Issues are identified in swiftly and actions are implemented to improve attendance quickly.

There is a clear improvement in disadvantaged children’s attendance. There is no gap in attendance between disadvantaged and non-disadvantaged children.

Individuals with challenging attendance show a marked improvement.

Disadvantaged children with additional needs receive high quality provision through quality first teaching and interventions.

Teaching in reading, writing and maths is skilful and is matched to the learning needs of each child.

Interventions are appropriate, well taught and show progress.  Measures are taken regularly to ensure they are being successful.

Personalised learning programmes support the progress of children through the attainment of small steps of identified learning.

Where children are working significantly below their chronological age, data shows progress is good. 

Children access opportunities and activities that support their education and wellbeing.

There is a large take up from disadvantaged children in after school clubs and activities.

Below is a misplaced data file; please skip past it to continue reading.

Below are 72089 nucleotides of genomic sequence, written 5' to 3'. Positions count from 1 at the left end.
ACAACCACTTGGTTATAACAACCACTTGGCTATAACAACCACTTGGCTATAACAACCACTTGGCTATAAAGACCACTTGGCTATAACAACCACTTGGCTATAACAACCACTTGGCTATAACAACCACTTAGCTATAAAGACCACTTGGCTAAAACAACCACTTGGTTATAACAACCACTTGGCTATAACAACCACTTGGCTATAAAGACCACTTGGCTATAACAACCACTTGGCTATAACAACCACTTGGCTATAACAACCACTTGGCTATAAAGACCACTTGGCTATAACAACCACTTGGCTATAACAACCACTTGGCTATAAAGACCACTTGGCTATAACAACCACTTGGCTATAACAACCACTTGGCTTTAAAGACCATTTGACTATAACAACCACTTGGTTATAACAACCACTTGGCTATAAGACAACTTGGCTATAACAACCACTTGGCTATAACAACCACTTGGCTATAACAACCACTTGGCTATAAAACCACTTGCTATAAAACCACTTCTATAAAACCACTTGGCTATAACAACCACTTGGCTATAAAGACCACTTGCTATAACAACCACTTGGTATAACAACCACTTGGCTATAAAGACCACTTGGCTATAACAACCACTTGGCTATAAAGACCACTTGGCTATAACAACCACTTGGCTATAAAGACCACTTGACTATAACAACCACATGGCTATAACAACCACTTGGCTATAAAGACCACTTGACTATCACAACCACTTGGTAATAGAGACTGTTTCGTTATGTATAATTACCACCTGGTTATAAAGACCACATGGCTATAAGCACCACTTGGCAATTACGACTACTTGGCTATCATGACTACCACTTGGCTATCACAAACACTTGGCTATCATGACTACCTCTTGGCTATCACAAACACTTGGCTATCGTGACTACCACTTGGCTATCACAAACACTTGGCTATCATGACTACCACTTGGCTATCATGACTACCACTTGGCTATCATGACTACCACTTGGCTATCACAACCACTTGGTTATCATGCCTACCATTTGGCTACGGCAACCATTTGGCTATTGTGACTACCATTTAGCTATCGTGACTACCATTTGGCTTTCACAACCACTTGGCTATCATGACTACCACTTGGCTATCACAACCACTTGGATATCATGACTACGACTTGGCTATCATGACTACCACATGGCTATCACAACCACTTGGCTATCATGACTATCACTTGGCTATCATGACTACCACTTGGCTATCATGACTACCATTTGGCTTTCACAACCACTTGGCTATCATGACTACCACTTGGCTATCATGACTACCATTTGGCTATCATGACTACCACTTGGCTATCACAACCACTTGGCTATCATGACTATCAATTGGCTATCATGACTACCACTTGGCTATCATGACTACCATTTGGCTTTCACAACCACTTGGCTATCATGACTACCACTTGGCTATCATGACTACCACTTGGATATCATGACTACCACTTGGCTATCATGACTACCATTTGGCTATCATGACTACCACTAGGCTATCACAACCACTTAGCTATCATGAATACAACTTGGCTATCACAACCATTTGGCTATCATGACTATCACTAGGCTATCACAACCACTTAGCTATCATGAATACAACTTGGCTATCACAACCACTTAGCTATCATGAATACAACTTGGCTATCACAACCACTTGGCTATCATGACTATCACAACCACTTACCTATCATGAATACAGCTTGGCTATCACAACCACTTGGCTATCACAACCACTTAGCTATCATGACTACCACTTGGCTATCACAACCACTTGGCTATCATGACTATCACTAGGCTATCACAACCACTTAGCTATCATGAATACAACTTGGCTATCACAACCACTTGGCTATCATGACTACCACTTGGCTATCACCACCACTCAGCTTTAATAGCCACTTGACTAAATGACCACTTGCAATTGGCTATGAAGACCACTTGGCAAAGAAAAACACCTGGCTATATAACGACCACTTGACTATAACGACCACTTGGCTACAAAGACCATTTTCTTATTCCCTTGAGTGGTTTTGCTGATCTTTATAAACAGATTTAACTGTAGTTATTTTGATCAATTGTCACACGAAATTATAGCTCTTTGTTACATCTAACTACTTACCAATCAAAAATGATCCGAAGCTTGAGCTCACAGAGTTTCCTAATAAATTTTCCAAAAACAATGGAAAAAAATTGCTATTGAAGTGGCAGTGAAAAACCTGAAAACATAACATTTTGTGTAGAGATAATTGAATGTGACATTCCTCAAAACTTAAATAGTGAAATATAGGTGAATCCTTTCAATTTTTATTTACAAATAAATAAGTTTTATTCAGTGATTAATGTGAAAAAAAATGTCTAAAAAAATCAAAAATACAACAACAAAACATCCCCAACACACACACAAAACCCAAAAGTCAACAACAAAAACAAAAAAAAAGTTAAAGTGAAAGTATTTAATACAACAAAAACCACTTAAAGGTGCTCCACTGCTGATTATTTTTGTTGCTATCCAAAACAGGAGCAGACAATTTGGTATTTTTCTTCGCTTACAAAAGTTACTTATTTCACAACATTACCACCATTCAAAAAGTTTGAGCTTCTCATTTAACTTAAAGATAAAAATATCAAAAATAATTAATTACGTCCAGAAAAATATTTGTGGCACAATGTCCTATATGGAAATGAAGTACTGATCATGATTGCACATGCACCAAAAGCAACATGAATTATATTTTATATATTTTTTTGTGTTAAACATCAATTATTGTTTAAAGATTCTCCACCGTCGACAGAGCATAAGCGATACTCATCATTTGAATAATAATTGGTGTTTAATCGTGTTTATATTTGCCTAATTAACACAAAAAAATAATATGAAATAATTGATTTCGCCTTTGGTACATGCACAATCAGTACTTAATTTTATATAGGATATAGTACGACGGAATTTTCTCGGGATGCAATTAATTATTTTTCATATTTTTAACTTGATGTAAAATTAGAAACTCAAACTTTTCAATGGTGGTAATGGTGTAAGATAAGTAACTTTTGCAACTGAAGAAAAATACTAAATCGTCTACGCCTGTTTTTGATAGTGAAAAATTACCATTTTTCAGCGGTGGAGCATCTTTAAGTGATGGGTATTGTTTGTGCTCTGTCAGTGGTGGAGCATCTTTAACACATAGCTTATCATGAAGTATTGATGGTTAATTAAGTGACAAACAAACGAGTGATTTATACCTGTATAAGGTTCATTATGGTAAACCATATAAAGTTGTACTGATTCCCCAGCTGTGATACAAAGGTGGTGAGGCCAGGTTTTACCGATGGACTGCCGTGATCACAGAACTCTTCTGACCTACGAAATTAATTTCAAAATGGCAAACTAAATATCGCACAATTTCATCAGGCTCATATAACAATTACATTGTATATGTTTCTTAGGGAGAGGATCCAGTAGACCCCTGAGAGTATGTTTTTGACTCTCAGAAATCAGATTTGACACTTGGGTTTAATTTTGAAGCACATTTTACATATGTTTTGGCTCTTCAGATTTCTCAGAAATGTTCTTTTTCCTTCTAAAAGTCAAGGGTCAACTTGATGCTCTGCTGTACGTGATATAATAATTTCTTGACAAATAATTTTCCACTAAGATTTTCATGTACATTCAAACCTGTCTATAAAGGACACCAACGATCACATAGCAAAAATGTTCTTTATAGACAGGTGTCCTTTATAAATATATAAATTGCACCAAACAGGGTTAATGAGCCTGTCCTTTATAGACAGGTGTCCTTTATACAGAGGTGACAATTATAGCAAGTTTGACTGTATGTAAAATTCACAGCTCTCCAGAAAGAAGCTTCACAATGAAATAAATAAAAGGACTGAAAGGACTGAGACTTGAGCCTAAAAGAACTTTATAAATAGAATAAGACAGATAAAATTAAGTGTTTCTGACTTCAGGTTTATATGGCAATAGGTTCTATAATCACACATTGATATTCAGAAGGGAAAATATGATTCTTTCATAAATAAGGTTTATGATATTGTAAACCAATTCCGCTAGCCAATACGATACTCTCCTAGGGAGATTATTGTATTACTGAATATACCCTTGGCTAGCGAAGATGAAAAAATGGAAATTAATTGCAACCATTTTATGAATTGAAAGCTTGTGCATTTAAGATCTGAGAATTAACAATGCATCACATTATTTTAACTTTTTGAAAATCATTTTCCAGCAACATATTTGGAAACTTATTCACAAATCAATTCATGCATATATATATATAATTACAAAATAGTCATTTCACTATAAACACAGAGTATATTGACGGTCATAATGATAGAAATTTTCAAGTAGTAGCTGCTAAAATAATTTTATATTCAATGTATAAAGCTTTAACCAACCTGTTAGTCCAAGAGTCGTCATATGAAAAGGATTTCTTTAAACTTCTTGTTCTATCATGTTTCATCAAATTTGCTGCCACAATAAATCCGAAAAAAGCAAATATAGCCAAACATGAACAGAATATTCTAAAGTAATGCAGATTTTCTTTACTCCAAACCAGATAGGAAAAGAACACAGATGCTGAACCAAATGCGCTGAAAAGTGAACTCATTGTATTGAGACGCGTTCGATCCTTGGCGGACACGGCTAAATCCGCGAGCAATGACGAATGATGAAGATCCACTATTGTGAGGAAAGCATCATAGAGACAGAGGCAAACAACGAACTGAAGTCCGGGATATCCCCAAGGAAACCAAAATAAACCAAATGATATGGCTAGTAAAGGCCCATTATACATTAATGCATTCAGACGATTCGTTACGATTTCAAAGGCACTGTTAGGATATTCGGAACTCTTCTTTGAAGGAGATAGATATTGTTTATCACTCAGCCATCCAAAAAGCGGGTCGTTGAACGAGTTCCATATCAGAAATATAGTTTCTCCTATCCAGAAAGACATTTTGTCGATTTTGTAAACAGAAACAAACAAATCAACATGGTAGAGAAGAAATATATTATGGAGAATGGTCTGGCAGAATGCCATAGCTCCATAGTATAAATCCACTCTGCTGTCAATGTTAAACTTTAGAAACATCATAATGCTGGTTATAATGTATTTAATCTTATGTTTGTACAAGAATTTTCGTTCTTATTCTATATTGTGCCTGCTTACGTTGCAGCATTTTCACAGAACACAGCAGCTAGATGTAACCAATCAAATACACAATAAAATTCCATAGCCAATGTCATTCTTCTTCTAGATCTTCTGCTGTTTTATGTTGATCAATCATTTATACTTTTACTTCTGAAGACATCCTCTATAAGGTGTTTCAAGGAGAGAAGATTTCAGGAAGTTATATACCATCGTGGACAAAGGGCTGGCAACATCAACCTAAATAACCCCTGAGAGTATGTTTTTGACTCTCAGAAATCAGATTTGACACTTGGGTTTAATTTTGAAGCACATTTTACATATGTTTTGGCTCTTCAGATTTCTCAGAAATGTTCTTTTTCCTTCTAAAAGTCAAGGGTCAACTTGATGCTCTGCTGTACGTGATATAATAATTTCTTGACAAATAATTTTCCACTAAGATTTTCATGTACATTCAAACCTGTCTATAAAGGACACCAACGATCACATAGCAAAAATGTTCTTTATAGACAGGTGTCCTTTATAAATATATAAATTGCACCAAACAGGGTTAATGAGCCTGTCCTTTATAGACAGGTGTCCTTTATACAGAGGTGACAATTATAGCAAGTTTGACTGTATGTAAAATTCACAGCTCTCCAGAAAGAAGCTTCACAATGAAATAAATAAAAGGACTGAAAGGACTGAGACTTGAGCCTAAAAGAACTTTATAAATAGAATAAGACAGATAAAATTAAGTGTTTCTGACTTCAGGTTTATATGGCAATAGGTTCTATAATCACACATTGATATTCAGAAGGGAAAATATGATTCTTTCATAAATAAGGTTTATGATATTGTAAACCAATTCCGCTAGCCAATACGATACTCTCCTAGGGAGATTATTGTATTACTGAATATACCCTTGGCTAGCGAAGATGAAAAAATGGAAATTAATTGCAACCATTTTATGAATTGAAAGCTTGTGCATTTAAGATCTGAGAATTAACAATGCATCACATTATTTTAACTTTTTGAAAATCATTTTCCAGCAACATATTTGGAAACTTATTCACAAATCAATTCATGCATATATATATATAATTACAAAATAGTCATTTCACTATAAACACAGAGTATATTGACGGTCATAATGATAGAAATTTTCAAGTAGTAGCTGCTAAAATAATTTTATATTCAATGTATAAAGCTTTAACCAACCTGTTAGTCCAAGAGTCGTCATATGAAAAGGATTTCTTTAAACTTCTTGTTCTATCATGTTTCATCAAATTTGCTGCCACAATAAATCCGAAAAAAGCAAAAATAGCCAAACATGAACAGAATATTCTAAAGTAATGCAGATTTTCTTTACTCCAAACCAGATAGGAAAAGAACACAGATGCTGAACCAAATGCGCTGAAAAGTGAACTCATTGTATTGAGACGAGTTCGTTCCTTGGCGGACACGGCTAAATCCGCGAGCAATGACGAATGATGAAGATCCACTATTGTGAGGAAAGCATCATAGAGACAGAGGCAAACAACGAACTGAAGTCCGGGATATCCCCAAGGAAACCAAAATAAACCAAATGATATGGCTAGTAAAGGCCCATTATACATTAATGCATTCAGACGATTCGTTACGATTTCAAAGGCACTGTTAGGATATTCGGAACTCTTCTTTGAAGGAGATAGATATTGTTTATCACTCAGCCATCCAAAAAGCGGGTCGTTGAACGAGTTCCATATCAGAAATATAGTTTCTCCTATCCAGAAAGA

All children access Y6 residential.


Activity in this academic year

This details how we intend to spend our pupil premium (and recovery premium funding) this academic year to address the challenges listed above.


Teaching (for example, CPD, recruitment and retention)

Budgeted cost: £30,000


Evidence that supports this approach

Challenge number(s) addressed

Class teachers to regularly audit and develop reading tastes for all children in their class. 

In school data shows that children are not always choosing books to read that are of a suitable attainment level or interest.  Home reading data also shows pockets of low engagement in home reading. 


Deployment of School Library Service to provide advice and high quality literature for all reading attainment levels.


Support from HIAS – English, maths and teaching and learning advisors develops teaching and learning for all children.

Training for Early Career Teachers.

Education Endowment Fund (EEF) Guide to Pupil Premium: a priority for PP spending to invest in professional development, training and support for early career teachers ensures there is an effective teacher in front of every class who is supported to keep improving.



Targeted academic support (for example, tutoring, one-to-one support structured interventions)

Budgeted cost: £ 40,000


Evidence that supports this approach

Challenge number(s) addressed

LSAs lead small group interventions 30 minutes x 4 sessions a week. 

RWInc leader assesses children and monitors provision.